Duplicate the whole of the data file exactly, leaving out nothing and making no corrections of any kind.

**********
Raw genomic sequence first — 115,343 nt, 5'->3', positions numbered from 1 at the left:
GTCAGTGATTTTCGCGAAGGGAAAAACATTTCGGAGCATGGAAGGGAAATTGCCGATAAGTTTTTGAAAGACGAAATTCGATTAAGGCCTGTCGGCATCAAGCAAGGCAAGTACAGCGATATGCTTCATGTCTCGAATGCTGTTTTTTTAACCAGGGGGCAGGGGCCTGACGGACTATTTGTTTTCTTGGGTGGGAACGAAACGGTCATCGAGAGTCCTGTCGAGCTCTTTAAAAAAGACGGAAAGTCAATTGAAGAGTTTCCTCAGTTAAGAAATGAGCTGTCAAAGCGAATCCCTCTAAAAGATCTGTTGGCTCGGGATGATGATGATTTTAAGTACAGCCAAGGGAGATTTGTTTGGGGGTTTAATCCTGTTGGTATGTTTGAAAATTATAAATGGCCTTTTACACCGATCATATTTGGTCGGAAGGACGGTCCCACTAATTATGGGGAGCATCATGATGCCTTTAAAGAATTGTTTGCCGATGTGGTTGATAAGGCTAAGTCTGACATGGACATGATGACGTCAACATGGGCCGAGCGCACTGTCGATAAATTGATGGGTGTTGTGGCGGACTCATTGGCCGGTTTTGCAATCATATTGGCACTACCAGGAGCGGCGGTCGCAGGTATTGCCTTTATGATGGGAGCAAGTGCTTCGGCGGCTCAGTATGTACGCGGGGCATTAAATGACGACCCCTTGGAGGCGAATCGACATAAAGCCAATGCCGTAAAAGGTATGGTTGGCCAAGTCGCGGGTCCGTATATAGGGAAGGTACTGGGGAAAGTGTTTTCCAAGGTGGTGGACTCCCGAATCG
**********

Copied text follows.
Raw genomic sequence first — 115,343 nt, 5'->3', positions numbered from 1 at the left:
GTCAGTGATTTTCGCGAAGGGAAAAACATTTCGGAGCATGGAAGGGAAATTGCCGATAAGTTTTTGAAAGACGAAATTCGATTAAGGCCTGTCGGCATCAAGCAAGGCAAGTACAGCGATATGCTTCATGTCTCGAATGCTGTTTTTTTAACCAGGGGGCAGGGGCCTGACGGACTATTTGTTTTCTTGGGTGGGAACGAAACGGTCATCGAGAGTCCTGTCGAGCTCTTTAAAAAAGACGGAAAGTCAATTGAAGAGTTTCCTCAGTTAAGAAATGAGCTGTCAAAGCGAATCCCTCTAAAAGATCTGTTGGCTCGGGATGATGATGATTTTAAGTACAGCCAAGGGAGATTTGTTTGGGGGTTTAATCCTGTTGGTATGTTTGAAAATTATAAATGGCCTTTTACACCGATCATATTTGGTCGGAAGGACGGTCCCACTAATTATGGGGAGCATCATGATGCCTTTAAAGAATTGTTTGCCGATGTGGTTGATAAGGCTAAGTCTGACATGGACATGATGACGTCAACATGGGCCGAGCGCACTGTCGATAAATTGATGGGTGTTGTGGCGGACTCATTGGCCGGTTTTGCAATCATATTGGCACTACCAGGAGCGGCGGTCGCAGGTATTGCCTTTATGATGGGAGCAAGTGCTTCGGCGGCTCAGTATGTACGCGGGGCATTAAATGACGACCCCTTGGAGGCGAATCGACATAAAGCCAATGCCGTAAAAGGTATGGTTGGCCAAGTCGCGGGTCCGTATATAGGGAAGGTACTGGGGAAAGTGTTTTCCAAGGTGGTGGACTCCCGAATCG